These days, when the accusation of “witch hunt” seems far too casually invoked, we owe historian Ronald Hutton gratitude for showing us what a witch hunt really looks like. He details not only the diverse cultural traits of those hunted in Europe, but the roots, history and prevalence of witches throughout the world.
To avoid any misunderstanding, Hutton defines his terms early, choosing the classic historian’s definition of a witch as “one who causes harm to others by mystical means.” This dark magic is not to be confused with our modern association of the term with pagan nature-based religions, which Hutton considers “thoroughly worthwhile.” For the sake of this work, Hutton describes those who practice the healing magical arts intended to elicit beneficial results as “service practitioners.”
The witch of Hutton’s description has several distinguishing characteristics. Stereotypes aside, the targeted witch was not always a woman. Iceland’s famous witch-hunt victims, for example, were mostly male, while Scotland’s of the same era were almost exclusively female. Even so, there were common traits of the accused: The witch was a worker of destructive magic employing handed-down traditions. The magical harm invoked was always personal, often intended to harm neighbors, rather than strangers. The witch was treated as a threat to the community, someone believed to hate humanity and conspire with the devil.
Hutton’s research suggests that witches have existed in all inhabited continents of the world and across the majority of human societies. Though there are great cultural variations in customs and practices, people have persistently resorted to magical means to inflict harm on each other. And although there have been isolated prosecutions of witches throughout history, Hutton writes, “Europeans alone turned witches into practitioners of an evil anti-religion.”
What Hutton finds more difficult to prove is the existence of literal diabolic cults, though the belief in them is certainly well-documented, particularly among groups organized to combat them. The benandanti in Italy, for instance, believed their spirits went forth at night to battle gathering witches.
In some ways, it’s easier to mention three significant groups that didn’t take issue with practicing witches:
The Egyptians harbored neither fear nor disapproval of magic. When Egypt fell under Roman rule, some aspects of their ceremonial magic influenced Greek philosophy as well as Jewish and Christian culture. Forms of it were adopted by Judaic, Byzantine and Muslim religious ceremony, and later by Latin Christianity. Such symbols as the quartered circle and the pentagram, protective symbols of the Middle Ages, found their way into religious ritual.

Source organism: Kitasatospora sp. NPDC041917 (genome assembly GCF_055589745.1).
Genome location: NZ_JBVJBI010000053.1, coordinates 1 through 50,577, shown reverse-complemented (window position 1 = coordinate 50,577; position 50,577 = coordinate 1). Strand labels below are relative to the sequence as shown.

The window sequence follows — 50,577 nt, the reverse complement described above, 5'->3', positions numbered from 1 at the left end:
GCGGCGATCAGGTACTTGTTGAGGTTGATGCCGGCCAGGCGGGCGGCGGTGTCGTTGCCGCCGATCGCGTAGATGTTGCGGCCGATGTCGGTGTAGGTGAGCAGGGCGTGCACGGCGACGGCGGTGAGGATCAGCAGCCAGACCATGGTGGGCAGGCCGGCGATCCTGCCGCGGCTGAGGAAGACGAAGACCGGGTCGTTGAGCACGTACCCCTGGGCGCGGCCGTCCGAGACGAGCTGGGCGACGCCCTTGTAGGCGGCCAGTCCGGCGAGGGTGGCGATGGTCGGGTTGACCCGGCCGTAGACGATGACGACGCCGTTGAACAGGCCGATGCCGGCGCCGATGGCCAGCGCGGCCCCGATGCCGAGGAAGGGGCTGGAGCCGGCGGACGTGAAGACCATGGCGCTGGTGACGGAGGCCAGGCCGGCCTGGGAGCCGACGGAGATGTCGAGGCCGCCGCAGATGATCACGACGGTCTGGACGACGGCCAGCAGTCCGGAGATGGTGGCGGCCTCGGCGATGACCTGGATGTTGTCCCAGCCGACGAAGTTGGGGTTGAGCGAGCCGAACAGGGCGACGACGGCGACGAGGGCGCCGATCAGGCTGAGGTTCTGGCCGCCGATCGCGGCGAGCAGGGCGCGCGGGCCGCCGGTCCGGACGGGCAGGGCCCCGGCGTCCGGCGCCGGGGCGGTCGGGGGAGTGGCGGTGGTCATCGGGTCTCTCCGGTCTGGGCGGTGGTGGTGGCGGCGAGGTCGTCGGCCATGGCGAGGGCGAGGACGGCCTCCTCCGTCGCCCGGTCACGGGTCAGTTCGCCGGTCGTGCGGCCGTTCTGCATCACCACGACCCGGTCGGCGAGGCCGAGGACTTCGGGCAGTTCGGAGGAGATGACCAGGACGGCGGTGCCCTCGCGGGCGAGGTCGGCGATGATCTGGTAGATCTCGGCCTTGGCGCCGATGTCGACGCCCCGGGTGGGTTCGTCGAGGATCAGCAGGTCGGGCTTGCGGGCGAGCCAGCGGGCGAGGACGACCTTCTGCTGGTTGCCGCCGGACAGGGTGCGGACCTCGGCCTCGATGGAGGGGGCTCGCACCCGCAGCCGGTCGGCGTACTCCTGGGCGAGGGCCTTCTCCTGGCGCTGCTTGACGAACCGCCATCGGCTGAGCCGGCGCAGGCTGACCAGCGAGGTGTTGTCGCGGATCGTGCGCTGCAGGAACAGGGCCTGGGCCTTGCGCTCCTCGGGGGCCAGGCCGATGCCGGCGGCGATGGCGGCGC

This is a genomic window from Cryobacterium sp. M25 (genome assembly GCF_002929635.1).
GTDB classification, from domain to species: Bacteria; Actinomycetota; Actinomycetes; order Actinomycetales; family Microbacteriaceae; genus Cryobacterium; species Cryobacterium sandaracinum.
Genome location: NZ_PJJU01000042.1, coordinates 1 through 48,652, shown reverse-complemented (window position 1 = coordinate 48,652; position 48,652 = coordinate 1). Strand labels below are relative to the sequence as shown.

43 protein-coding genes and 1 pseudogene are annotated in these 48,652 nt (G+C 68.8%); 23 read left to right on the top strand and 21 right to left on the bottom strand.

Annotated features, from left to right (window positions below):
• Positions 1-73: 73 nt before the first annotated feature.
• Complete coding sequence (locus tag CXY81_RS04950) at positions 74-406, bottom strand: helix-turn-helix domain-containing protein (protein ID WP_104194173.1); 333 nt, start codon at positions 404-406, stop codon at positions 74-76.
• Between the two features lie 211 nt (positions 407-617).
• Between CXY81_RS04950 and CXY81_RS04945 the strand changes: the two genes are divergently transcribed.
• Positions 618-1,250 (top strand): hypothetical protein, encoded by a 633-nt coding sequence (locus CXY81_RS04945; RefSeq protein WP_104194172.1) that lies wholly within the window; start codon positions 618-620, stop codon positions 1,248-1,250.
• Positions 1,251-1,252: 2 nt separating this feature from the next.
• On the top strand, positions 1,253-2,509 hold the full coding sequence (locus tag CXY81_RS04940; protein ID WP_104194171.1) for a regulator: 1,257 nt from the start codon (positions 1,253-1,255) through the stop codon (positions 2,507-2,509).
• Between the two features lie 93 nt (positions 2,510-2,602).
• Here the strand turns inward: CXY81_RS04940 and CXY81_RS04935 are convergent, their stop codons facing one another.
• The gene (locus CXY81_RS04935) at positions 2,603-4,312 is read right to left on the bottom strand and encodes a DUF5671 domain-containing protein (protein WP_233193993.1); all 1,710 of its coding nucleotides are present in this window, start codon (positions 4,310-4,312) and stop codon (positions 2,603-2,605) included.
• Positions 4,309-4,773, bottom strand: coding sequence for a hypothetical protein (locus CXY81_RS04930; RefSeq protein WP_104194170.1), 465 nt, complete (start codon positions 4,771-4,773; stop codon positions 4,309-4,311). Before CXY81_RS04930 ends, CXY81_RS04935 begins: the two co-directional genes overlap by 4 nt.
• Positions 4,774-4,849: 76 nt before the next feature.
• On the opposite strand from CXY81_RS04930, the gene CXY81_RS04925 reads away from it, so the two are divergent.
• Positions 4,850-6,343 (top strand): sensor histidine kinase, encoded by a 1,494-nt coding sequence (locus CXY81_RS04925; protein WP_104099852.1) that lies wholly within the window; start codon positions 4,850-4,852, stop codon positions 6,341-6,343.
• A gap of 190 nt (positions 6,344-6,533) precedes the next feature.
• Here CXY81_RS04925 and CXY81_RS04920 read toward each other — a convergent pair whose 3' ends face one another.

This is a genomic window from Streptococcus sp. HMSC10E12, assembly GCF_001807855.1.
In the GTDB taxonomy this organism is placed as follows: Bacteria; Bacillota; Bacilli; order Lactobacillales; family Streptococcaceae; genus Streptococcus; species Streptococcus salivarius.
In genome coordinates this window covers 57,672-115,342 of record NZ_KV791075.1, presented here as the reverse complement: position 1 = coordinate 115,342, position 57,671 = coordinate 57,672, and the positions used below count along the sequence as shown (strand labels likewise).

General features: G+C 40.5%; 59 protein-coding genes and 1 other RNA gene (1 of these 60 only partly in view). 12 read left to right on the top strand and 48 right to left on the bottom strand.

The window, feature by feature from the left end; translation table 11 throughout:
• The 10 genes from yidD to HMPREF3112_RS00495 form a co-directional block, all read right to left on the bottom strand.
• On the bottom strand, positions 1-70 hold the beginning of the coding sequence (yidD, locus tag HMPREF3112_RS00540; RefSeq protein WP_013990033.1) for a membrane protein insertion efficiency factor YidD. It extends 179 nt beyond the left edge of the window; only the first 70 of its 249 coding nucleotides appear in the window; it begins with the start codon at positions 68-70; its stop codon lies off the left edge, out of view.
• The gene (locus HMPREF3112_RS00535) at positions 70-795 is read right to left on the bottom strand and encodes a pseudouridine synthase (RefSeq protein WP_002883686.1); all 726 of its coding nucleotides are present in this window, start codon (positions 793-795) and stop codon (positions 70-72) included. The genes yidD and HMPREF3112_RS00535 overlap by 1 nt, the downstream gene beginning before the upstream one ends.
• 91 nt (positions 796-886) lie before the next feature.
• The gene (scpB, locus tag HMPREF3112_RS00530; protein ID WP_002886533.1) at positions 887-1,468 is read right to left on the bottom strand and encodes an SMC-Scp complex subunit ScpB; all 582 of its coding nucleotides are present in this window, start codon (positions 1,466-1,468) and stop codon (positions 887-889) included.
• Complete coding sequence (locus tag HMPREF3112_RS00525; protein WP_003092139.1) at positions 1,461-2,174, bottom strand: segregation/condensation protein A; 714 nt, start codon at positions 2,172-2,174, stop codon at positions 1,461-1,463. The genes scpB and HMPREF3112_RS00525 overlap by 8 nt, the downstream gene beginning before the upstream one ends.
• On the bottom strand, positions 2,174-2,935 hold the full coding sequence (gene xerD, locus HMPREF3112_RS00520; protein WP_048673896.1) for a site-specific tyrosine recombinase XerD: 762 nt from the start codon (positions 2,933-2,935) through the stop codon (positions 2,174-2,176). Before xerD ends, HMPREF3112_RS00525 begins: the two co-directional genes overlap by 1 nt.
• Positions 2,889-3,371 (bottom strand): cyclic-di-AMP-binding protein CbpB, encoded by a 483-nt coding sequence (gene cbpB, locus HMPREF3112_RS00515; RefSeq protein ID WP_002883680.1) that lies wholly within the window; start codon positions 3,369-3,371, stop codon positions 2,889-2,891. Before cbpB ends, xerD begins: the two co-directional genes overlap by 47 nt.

The Celts had a similar non-reaction to witches. Hutton speculates that a concurrent belief in fairies might account for this. Indeed, the infamous and brutal Scottish witch hunts took place in areas beyond the reach of Celtic influence. Does the belief in fairies provide protection from witches as Hutton theorizes? Perhaps. The theory certainly provides fertile ground for fantasy fiction writers.
Nomadic tribes also seemed impervious to accusations of witchcraft. When unfortunate events occurred, they didn’t demonize dark magic, they simply relocated.
So when and why did things turn deadly?
Though the elements were already in existence in the ancient world, the satanic witchcraft connection emerged strongly in the late Middle Ages, after Roman influence spread throughout Europe and Christianity became the dominant religion. The church outlawed divination and ceremonial magic as heresy, prompting witch hunts in the 1420s in Spain and Italy. Friars of the Observant reform movement, who preached in remote areas and dedicated themselves to “purging Christendom of all laxity and ungodliness,” blamed misfortunes on satanic conspiracy, thereby creating widespread panic among their followers.
The second great European witch hunt arrived with Protestantism and the waning power of the Catholic Church. In late 16th-century England, Protestant evangelists targeted all magic, claiming that witches were deluded by the devil. The Catholic Church responded in kind. Each side blamed the other for colluding with Satan. This quickly escalated, leading to a number of the most brutal witch hunts in history, some that eventually reached the shores of British colonies, including America, before European belief in witches seemed to spontaneously disappear.
What never died out completely, however, was the demonization of those considered “other.” It resurfaced, along with witch hunting, in postcolonial Africa, most likely, Hutton suggests, as a response to the process of modernization after independence. Even today, we see witch hunts breaking out in different parts of the world among cultures most fearful of change.
“The Witch” is an important work, representing more than 20 years of scholarly research. Though not a casual read, for anyone researching the subject, this is the book you’ve been waiting for, one that lays to rest many conflicting theories that emerged in the latter part of the 20th century. It provides a social, historical and religious continuum based on impeccable research. But “The Witch” is more than a historical reference; it’s also a cautionary tale. In Hutton’s words, witch hunts remain “a very live issue in the present world, and one that may well be worsening.” In these tumultuous times, we would do well to learn from the history Hutton depicts.
Brunonia Barry is the author, most recently, of “The Fifth Petal.”
By Ronald Hutton
Yale University Press. 376 pp. $30